A growing number of U.S. military officials are pressuring the White House to “accelerate a troop drawdown in Iraq and bulk up force levels in Afghanistan.” Apparently, conditions in the “other” war are deteriorating quickly, and some administration officials now believe Afghanistan may pose a “greater longer-term challenge than Iraq.”
Dan Froomkin asks, "What happens when you leave one war unfinished to go fight another one? Nothing good."
As President Bush and his top aides consider what sort of world they'll be leaving behind, they're apparently realizing -- none too soon -- that they've made quite a mess in Afghanistan, too.
Thom Shanker and Steven Lee Myers write in the New York Times: "Deeply concerned about the prospect of failure in Afghanistan, the Bush administration and NATO have begun three top-to-bottom reviews of the entire mission, from security and counterterrorism to political consolidation and economic development, according to American and alliance officials."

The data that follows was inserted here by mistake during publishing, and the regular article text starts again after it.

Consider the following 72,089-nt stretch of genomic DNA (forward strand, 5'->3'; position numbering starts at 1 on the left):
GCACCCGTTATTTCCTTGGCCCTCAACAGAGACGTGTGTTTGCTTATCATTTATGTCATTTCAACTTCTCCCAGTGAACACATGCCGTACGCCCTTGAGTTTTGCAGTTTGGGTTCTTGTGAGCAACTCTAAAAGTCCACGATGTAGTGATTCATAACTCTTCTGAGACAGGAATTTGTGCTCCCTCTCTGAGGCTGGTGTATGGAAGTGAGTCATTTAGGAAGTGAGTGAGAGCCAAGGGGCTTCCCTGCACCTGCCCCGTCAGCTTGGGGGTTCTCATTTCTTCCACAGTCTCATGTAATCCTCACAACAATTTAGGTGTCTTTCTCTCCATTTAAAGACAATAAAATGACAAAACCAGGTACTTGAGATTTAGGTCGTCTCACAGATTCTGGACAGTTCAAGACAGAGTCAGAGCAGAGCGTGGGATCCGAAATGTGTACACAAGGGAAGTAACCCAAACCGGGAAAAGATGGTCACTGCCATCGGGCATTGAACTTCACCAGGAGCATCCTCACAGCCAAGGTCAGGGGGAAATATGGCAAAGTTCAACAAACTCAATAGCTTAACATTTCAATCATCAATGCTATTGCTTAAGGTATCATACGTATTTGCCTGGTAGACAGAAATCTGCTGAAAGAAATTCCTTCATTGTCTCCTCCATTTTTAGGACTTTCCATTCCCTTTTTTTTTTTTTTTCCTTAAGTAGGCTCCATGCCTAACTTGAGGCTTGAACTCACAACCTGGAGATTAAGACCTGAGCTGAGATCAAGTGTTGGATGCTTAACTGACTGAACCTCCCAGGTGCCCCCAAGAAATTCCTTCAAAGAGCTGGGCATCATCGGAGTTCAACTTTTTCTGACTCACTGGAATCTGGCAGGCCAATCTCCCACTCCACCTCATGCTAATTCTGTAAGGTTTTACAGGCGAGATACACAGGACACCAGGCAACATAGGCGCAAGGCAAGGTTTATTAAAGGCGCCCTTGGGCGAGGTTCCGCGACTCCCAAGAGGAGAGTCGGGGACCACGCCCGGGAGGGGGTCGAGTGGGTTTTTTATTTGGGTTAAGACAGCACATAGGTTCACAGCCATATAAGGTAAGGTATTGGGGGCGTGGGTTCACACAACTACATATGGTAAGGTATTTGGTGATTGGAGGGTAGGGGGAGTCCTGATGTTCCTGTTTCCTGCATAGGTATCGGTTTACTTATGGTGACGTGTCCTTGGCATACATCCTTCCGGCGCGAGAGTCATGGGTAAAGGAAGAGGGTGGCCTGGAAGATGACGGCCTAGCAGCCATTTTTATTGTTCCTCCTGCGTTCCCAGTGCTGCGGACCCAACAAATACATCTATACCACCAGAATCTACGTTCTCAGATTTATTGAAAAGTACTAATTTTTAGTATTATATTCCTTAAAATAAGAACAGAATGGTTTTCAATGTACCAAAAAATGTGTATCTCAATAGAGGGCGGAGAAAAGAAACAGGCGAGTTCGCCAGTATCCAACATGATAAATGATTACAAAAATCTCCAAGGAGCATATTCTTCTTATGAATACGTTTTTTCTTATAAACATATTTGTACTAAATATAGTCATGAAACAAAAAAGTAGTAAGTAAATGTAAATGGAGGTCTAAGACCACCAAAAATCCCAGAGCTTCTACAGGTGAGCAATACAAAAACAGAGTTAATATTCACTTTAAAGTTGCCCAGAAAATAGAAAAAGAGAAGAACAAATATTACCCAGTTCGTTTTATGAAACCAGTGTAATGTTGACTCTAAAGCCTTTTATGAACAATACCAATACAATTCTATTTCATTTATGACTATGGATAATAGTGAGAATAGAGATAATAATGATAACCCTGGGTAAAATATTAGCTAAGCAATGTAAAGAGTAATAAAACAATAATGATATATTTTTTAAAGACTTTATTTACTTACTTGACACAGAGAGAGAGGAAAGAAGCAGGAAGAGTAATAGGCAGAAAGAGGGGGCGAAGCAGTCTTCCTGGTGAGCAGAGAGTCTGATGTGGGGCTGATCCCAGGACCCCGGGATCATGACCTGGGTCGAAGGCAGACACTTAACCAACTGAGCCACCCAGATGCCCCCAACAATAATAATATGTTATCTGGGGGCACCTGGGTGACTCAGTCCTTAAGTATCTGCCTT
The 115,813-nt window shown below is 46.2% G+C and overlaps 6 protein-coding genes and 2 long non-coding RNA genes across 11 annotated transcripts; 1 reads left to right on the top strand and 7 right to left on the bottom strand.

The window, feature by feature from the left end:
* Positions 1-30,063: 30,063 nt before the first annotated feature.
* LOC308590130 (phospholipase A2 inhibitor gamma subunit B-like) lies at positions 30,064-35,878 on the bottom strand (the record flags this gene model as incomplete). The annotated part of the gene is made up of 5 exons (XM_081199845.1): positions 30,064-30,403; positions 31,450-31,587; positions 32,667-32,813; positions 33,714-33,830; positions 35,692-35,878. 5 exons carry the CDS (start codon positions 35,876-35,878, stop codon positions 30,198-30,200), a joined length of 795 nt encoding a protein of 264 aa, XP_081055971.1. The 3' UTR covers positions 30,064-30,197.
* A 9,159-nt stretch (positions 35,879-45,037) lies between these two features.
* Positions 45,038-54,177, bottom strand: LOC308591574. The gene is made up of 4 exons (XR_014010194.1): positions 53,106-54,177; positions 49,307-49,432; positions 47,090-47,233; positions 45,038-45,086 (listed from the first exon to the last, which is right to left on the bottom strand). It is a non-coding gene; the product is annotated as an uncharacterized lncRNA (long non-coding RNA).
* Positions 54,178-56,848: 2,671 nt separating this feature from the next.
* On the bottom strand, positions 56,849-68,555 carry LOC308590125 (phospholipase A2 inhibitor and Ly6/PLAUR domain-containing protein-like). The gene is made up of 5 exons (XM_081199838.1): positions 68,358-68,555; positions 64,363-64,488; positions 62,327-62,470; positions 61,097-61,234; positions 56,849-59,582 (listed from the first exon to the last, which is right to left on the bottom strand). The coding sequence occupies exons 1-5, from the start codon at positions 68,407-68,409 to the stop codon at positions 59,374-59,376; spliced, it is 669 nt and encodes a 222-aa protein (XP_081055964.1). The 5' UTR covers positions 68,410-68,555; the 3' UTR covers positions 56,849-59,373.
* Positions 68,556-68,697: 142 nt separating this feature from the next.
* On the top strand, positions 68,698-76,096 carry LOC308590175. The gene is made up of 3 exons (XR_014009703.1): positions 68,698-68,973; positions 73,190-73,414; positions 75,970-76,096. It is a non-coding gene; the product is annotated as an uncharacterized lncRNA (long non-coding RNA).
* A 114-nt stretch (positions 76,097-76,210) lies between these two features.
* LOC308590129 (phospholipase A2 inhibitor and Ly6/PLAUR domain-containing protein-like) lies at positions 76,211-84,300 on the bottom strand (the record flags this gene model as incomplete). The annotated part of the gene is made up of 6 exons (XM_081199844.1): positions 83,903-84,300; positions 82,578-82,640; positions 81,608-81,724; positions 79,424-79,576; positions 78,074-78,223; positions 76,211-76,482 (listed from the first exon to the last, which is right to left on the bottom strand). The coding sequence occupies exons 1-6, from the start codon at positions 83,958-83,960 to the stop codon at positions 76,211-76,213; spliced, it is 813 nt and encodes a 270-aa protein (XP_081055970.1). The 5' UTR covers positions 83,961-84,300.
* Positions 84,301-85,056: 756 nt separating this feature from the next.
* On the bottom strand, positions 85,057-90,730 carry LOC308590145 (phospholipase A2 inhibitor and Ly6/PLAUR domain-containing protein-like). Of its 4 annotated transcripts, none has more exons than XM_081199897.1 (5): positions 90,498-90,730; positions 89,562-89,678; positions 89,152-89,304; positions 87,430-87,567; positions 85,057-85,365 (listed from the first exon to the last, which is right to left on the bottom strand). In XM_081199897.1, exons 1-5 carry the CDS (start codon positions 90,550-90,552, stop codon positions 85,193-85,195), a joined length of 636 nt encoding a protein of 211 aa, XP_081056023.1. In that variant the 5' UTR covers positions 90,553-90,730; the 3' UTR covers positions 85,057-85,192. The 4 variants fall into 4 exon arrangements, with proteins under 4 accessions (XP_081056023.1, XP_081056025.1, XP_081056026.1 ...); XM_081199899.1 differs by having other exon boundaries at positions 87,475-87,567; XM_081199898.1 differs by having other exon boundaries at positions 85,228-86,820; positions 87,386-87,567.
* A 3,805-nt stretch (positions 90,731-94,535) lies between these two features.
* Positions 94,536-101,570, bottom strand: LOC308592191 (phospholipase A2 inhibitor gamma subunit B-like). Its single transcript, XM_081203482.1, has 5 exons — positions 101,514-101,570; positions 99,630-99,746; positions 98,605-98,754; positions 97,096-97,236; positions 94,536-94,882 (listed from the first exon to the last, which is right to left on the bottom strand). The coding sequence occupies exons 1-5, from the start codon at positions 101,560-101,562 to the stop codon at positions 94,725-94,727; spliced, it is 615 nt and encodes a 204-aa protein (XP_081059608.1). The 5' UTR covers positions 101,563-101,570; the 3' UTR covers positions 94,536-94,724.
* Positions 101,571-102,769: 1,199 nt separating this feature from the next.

Shanker and Myers describe "a growing apprehension" in the White House "that one of the administration's most important legacies -- the routing of Taliban and Qaeda forces in Afghanistan after the attacks of Sept. 11, 2001 -- may slip away, according to senior administration official....
Bush's options are severely limited -- by his other policies. "Strained by commitments in Iraq, the American military has few troops available to expand its forces in Afghanistan. 'It is simply a matter of resources, of capacity,' Adm. Mike Mullen, chairman of the Joint Chiefs of Staff, told Congress this week."